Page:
When U.S. soldiers on March 31 killed 10 members of one family at a checkpoint outside the Iraqi town of Najaf, U.S. media initially presented the Pentagon’s version of events–sometimes in terms that assumed that the Pentagon’s word was truth.
“What happened there, the van with a number of individuals in it…approached the checkpoint,” reported MSNBC‘s Carl Rochelle (3/31/03). “They were told to stop by the members of the 3rd Infantry Division. They did not stop, warning shots were fired. Still they came on. They fired into the engine of the van. Still it came on, so they began opening fire on the van itself.”
Fox News Channel‘s John Gibson (3/31/03) presented the story in similar terms: “We warn these cars to stop. If they don’t stop, fire warning shots. If they don’t stop then, fire into the engine. If they don’t stop then, fire into the cab. And today some guys killed some civilians after going through all those steps.”
But later that night, the Washington Post released a report by William Branigin, a journalist traveling with the infantry, that was an exceptional example of embedded reporting illuminating the ugly realities of war. The article described U.S. Army Capt. Ronny Johnson ordering a series of non-lethal actions to stop the civilian vehicle–but yelling “Stop [messing] around!” when, in Branigin’s words, Johnson “still saw no action being taken.” Finally, after ordering the use of cannon with inch-thick shells to stop the van, Johnson exclaimed, “You just [expletive] killed a family because you didn’t fire a warning shot soon enough!”
Two versions or one
Several major papers incorporated the Post‘s account into their first-day coverage of the Najaf shooting; readers of the New York Daily News, Boston Globe, Chicago Tribune, L.A. Times or San Francisco Chronicle could learn both the official version of events and the eyewitness account that contradicted it. But some outlets relied solely on the official Pentagon version, as with the New York Times‘ April 1 story, which ran under a headline that presented as a definite fact that adequate warning had been given (and ignored the three adult male victims): “Failing to Heed Warning, Seven Iraqi Women and Children Die.”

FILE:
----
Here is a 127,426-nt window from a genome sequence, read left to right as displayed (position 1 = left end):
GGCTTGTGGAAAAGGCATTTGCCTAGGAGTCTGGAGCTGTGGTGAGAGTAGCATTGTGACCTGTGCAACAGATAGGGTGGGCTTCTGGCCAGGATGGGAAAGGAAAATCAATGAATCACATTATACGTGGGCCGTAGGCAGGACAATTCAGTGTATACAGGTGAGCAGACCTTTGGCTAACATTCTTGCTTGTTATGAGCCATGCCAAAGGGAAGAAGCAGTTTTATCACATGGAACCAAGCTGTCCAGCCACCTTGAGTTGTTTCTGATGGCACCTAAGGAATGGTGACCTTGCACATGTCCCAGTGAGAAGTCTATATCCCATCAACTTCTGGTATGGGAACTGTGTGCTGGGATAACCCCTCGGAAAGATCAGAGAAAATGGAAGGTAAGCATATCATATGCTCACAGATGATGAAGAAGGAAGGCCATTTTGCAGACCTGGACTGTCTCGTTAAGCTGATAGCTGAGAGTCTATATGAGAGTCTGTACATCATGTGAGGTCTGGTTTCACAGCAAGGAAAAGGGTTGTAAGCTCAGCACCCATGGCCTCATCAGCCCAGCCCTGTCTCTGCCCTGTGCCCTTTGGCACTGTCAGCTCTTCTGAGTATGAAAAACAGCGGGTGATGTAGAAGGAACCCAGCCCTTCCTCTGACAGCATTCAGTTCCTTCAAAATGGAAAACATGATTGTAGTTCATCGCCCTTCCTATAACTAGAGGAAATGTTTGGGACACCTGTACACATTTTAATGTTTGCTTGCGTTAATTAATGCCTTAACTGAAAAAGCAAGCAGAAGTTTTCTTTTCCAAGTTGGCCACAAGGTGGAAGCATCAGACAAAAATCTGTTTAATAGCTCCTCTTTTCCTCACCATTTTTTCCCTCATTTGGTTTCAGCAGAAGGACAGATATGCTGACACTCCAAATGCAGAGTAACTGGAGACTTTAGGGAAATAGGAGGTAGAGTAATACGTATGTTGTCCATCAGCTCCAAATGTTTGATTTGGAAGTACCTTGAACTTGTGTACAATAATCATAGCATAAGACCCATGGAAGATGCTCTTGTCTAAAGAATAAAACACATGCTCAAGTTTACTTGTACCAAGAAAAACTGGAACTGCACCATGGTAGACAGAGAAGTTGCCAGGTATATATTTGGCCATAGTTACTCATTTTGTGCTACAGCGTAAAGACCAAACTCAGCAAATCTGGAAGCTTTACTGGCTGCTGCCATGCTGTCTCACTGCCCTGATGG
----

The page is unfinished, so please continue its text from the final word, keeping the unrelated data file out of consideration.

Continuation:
While it’s possible that the New York Times, unlike other East Coast papers like the Daily News and the Globe, had a deadline that did not allow it to include information from the Branigin article, the Times ran a follow-up on April 2–“U.S. Military Chiefs Express Regret Over Civilian Deaths”–that still omitted any mention of the Post‘s reporting.
The piece, by Christopher Marquis, described the victims as being “killed when their van apparently failed to stop after orders by American guards.” It rehearsed the official version of events (“that soldiers fired warning shots to stop the van, then fired into the engine, but that the van continued forward, forcing troops to fire into the passenger compartment”) and quoted Gen. Richard Myers on “our policy of doing all we can to spare civilian lives.”
NPR‘s Nick Spicer similarly left out Branigin’s account on the April 1 All Things Considered–which aired at least 18 hours after the Post story broke: “What we’re hearing here at CENTCOM is that troops fired a warning shot as a vehicle approached a checkpoint. The vehicle did not stop. It then fired at the engine block. The vehicle continued. And then they fired in the passenger compartment and they killed seven women and children.”
The Atlanta Journal-Constitution summarized the story thus on April 2: “Seven Iraqi women and children are killed at an Army checkpoint 20 miles north of Najaf after they failed to heed warning shots.” The Houston Chronicle reported on April 1, without qualification, that “U.S. troops…opened fire on a civilian vehicle that refused their order to halt and ignored warning shots.” Although the story cited the Washington Post on the number of people killed in the incident, it otherwise ignored the Post‘s reporting.
Even the Washington Post itself, in an April 2 story by a different reporter, failed to incorporate Branigin’s account when it reiterated the official description of the incident: “At another checkpoint on Monday, U.S. troops blasted an approaching vehicle carrying as many as 16 people, most of them women and children, in the belief that an attack was underway. Ten people in the vehicle died. Soldiers said later that they fired warning shots that were ignored.”
Knight Ridder reporter Meg Laughlin (Miami Herald, 4/2/03) deserves recognition for actually interviewing the surviving members of the family in the vehicle, noting that one more relative had subsequently died of his wounds, bringing the death toll to 11. The survivors describe being waved on at one checkpoint before being attacked at the next. They did not report any warning shots being fired.